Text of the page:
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When ‘push’ comes to shove, the dramatic shifts in the McGregor-Mayweather saga have been fascinating

Conor McGregor Esther Lin, Showtime

Perhaps the weirdest part so far in Conor McGregor’s venture to The Other Side has been the Paulie Malignaggi interlude, in which he and the former boxing champ sparred — on two separate occasions — and came away with vastly different ideas as to what happened. On Friday, that slice of interior drama within the Floyd Mayweather lead-up (literally) took a sharp left. Paulie had contended he was “pushed” down during the second sparring session, which justified a leaked photo of him on the canvas while providing him occasion to blow up McGregor’s camp for exploitation.

Meanwhile McGregor — finally given a chance to respond to Malignaggi after his open workout in Vegas — said this was a classic case of somebody’s “ego [getting] dented.” Right on cue, that response was given timely back-up by Dana White, who — in a move rarely seen through boxing’s long history of sealed-off camps — posted the sequence in question on his Instagram for everyone to decide for themselves. Turns out it wasn’t so much a “push” as it was a left hand to an already knocked off-balance sparring partner. Just like that Paulie became the hyperbolist, while McGregor — that fish out of water in the minds of every boxing curmudgeon in the Western Hemisphere — found himself receiving a fresh coat of publicity.

…McGregor can hang with actual boxers. In fact, he may have concussed Malignaggi despite all that protective headgear. This is why his left is an extension of something more than his shoulder blade — it’s a divining rod charged with will!...

Say what you want, but in a fight centered on bemusement and dollars this has been richly entertaining. There are many great sub-twists to a fight that is already a grand scale twist in the boxing-MMA continuum. With each thing that happens there is a surge of belief one way or the other, along with a backlash of doubt. As McGregor worked the heavy bag for the throngs, people read into his glisten — he’s out of shape. He’s glacially slow, compared to his willowy counterpart. Heavy bags, it can be reasonably said, don’t hit back. Was Conor showing fatigue through the demonstration? Floyd, who did the same tricks on Thursday, flowed like an automated cash dispenser.

Bro, your boy about to get worked.

All of it’s been true, of course, except for the bits that aren’t. When this fight was booked a couple of months back, you knew the build up would be big enough to contain our entire universe of speculation, inferences and whatever fun expletives there were to be found. It would also insult boxing purists and give rise to an inferior race (MMA fans). What could booking 0-0 McGregor against 49-0 Mayweather mean other than an examination of the sacred institution? Circus’s used to feature bearded women. Today’s boxing allows for an Irish Duchamp to scribble a mustache on the Mona Lisa.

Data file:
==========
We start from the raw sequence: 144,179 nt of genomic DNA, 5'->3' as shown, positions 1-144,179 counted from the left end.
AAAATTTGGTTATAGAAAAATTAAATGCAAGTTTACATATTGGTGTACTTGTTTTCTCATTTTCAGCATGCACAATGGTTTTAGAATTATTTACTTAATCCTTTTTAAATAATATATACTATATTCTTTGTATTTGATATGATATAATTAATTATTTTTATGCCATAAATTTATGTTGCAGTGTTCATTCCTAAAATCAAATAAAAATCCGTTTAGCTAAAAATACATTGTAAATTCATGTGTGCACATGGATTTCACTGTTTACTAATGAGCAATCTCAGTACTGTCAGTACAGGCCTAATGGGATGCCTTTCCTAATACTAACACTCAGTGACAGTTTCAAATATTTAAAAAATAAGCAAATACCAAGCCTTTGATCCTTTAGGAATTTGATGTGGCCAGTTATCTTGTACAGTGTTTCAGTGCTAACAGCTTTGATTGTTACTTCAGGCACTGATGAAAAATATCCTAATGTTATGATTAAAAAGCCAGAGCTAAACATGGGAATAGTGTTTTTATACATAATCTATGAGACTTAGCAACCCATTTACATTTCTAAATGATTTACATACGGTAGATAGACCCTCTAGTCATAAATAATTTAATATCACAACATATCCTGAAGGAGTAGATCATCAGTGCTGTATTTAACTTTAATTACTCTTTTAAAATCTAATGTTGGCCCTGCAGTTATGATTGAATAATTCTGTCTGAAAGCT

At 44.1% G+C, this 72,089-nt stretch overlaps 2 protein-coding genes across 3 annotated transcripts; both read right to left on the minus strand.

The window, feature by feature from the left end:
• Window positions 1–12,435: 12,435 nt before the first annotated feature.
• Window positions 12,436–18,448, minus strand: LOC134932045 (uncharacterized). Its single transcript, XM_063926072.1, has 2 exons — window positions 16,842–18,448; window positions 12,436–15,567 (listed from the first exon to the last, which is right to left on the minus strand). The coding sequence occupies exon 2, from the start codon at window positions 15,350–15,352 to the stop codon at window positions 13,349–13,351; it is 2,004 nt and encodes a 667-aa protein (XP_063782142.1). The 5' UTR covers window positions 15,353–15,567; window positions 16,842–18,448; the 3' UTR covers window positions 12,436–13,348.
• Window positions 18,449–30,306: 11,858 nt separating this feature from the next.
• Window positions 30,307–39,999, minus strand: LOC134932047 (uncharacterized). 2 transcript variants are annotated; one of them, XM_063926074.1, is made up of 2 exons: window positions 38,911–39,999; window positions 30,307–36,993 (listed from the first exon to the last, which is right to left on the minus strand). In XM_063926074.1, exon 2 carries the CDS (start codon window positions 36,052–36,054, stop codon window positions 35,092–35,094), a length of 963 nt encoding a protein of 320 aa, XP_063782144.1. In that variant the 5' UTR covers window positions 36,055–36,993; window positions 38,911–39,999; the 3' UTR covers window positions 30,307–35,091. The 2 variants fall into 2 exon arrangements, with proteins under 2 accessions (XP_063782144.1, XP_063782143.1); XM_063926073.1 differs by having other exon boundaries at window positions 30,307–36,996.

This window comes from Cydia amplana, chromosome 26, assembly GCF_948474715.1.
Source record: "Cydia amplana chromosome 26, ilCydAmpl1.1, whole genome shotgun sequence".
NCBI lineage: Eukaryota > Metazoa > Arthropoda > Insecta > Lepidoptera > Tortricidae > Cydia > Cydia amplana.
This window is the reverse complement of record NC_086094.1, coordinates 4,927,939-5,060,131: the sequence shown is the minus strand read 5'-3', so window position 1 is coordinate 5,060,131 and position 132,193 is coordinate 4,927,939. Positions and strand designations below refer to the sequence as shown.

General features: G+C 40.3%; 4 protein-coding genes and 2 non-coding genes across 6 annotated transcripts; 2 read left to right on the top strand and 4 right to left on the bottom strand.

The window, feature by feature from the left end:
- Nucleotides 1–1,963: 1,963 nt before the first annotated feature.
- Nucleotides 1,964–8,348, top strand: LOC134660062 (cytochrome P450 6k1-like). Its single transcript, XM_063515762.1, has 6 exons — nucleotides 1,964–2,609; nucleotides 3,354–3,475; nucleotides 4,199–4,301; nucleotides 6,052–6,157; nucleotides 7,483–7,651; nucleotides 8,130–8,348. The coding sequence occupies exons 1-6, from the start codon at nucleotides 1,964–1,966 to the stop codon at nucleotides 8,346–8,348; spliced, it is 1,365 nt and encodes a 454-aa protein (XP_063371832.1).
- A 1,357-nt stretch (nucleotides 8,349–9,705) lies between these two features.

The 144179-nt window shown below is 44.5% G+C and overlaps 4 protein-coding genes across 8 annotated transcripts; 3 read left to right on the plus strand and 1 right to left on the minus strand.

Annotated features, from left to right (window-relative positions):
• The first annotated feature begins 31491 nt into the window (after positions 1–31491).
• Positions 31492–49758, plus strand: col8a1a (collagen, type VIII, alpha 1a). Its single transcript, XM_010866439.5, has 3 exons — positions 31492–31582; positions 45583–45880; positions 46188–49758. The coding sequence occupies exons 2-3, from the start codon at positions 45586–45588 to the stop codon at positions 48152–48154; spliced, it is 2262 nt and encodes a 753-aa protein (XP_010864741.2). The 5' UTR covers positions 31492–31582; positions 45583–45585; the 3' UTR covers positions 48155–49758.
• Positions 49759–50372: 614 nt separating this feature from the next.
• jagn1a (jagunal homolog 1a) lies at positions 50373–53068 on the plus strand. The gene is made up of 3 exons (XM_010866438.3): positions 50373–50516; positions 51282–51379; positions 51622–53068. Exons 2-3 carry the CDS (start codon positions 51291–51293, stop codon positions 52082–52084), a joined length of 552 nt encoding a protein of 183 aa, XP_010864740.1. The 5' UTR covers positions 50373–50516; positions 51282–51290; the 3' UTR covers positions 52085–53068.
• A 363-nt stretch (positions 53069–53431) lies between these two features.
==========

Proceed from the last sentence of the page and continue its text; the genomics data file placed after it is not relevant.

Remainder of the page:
We are exactly two weeks away from a fight that was booked against convention and at the speed of today’s attention span. The principals, both extremely confident in their ability to shape reality, feel that what they have to offer the world can be communicated by what they have to offer each other. That is, comeuppance. Hollywood has long known the significance of that set-up. This fight, given its novelty and hidden stakes, will make you feel some way, so long as you’re open to it. Out of an open mind springs the imagination, and this fight needs the one to get to the other.

It’s either a farce or the fight of the century, and it takes a stubborn person not to find a comfortable spot within that range from which to enjoy it.

As all the players well know, the truth is a fight like Mayweather-McGregor is all about the daydream. Anything is possible when the fight itself can be presented as proof. And there’s a fine line between delusion and faith. For the next two weeks, McGregor’s faithful have the benefit of being/having both. Just as Mayweather’s fans can default into more practical thinking, and — to use Jeff Mayweather’s favorite word — bask in everything that is “asinine” about it. Reading into a big fight is like reading into any classic work of literature. It can be profoundly beautiful to some, and nothing more than fiction to others.

So it turns out it wasn’t a push that sent Malignaggi down during that infamous sparring session with McGregor. It was more than a push. It was a blow, which felt to one side like sabotage, and to the other like justification for the Big Undertaking on Aug. 26. This fight is all about those details, and what you want to do with them. One of the fight world’s favorite pastimes is being duped. Mayweather has shown this time and again.

Yet it absolutely thrives to be wrong.

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